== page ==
Sweden is the most gender-equal country in the EU – but with elections just five weeks away, feminism and gender equality keep popping up in debates, at political events, and on parties' election posters.
But as a torch-bearer of gender equality, why hasn't feminism become a non-issue in Sweden?
"I think one reason is precisely because Sweden is so equal," Christina Bergqvist, political scientist specializing in gender equality at Uppsala University, told The Local. "There are so many women in powerful positions now that they can raise these issues."
In Sweden 45 percent of parliament members are women – one of the highest numbers in the world – although only about 27 percent of floor leaders are female.
"Even though Sweden is from a comparative perspective very gender-equal, there are still differences between men and women," Bergqvist explained.
"There are still inequalities when it comes to wages, and women do more unpaid work and take more parental leave… But once women get into politics they can bring these issues up."
Although all of the Nordic nations place highly in the ranks of gender equality, Sweden's neighbours have not seemed as focused on feminism lately. Berqvist said that perfectionist Sweden's preoccupation with the issue may simply be due to a different discourse and cultural traditions.
"Political discourse in the Nordic nations look very different, even though the policies are quite similar," she said.
"I don't think that feminism is more accepted in other nations, but there is a different rhetoric. In Denmark for instance there seems to be some resistance to talking about feminism, although the gender equality is quite similar to that of Sweden."
Sweden's feminist party, the Feminist Initiative (Feministiskt initiativ, Fi), has quickly gained support from young voters, increasing its supporters fivefold over the past few years and winning a place in the European Parliament earlier this summer.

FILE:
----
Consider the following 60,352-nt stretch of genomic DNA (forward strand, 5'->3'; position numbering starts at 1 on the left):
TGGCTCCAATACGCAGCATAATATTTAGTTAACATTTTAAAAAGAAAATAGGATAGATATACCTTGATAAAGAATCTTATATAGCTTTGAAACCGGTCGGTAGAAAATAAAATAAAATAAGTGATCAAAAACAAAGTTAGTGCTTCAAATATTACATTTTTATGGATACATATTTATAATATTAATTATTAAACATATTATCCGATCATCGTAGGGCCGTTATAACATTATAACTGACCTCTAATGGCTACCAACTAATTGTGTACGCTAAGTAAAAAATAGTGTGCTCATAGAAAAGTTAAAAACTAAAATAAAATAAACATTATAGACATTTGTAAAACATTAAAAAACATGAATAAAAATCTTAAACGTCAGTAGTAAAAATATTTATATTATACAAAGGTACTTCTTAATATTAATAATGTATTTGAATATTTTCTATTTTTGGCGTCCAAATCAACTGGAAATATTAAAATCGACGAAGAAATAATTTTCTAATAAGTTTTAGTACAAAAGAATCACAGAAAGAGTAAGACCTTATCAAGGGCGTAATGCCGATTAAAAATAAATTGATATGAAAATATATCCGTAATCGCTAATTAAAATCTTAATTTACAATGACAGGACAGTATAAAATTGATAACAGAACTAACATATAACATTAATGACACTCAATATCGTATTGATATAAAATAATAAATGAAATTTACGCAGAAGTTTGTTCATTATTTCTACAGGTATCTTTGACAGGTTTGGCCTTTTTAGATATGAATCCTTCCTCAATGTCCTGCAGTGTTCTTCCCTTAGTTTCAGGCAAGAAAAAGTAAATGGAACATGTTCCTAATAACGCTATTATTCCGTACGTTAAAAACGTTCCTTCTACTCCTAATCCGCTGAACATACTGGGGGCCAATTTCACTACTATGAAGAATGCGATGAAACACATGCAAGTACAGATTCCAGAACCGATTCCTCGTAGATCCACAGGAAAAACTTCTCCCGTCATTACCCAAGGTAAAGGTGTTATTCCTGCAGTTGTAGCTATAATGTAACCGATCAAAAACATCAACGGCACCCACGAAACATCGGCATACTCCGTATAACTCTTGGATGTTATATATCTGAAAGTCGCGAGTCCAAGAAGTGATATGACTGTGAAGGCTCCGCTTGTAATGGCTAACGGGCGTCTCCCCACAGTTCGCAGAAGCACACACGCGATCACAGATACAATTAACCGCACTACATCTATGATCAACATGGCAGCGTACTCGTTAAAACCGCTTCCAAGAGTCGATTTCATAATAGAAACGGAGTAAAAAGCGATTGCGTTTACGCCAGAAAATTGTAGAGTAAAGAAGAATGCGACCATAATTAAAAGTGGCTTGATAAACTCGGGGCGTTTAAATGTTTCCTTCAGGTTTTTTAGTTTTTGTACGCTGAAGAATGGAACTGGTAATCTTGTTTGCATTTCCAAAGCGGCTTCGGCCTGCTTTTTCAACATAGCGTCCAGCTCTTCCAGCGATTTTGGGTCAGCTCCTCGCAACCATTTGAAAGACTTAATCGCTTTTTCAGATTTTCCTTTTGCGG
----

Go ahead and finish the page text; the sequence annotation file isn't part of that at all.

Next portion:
However, as the party has no seats in Swedish parliament, it didn't even get to stand on the stage during Almedalen, Sweden's largest political event. But party leader Gudrun Schyman was there anyway, giving a speech from a tiny basement cafe – and people stood outside on the street waiting to get in.
Nearly all of the other party leaders brought up feminism and gender equality at their speeches.
"It is clear that equality is needed not just on the agenda, but in everything we do, from the state budget to the kitchen table," Center Party leader Annie Lööf said in her speech.
Meanwhile, Liberal Party (Folkpartiet) leader Jan Björklund wanted to take back the word feminism from the Fi party, saying that "the liberals have been taking feminist initiatives for over one hundred years."
Indeed, the party's autumn campaign slogan is "Feminism without socialism".
Moderate Party leader Fredrik Reinfeldt did not mention feminism – but the trend continued as his speech was interrupted by bare-breasted Femen protesters.
Bergqvist said she suspected the sudden flood of feminism was spurred by Schyman and Fi.
"Now that the Fi party is gaining support, the other parties have to bring up feminism as well," Bergqvist told The Local. "It's kind of a competition. They have to compete now because gender equality and feminism is clearly an important issue for many voters."
But Berqvist said that a gendered agenda may not be enough to get the party into parliament during elections. Winning a spot in the EU parliament doesn't promise success on the home front, she warned.
"It's one matter when a voter decides who to vote for on the national parliament, and another for the European parliament," Berqvist explained.
"It's easier to vote for something a bit more risky when it's not right at home, when it's in the EU. When voting on the national level most voters go for the safe route, not wanting to waste a vote."
If Fi does get into parliament, Berqvist said, the path may be much smoother from there. Once in, it's generally easier to stay in.
"It is possible that they will get a seat in parliament," Bergqvist speculated after some thought.
"Schyman is quite a popular person and she's very good at explaining things in simple ways, and people appreciate that. And Fi includes men as well. It's not a women's party, it's a feminist party."